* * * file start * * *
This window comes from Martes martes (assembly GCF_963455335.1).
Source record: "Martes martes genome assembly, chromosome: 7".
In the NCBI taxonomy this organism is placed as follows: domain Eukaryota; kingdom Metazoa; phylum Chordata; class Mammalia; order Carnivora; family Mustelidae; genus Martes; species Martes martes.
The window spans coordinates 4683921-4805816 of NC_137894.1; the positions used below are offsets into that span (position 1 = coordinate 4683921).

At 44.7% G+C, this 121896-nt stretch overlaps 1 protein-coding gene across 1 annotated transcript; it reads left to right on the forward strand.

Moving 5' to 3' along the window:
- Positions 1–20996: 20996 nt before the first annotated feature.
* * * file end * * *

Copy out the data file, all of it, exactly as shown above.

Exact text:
This window comes from Martes martes (assembly GCF_963455335.1).
Source record: "Martes martes genome assembly, chromosome: 7".
In the NCBI taxonomy this organism is placed as follows: domain Eukaryota; kingdom Metazoa; phylum Chordata; class Mammalia; order Carnivora; family Mustelidae; genus Martes; species Martes martes.
The window spans coordinates 4683921-4805816 of NC_137894.1; the positions used below are offsets into that span (position 1 = coordinate 4683921).

At 44.7% G+C, this 121896-nt stretch overlaps 1 protein-coding gene across 1 annotated transcript; it reads left to right on the forward strand.

Moving 5' to 3' along the window:
- Positions 1–20996: 20996 nt before the first annotated feature.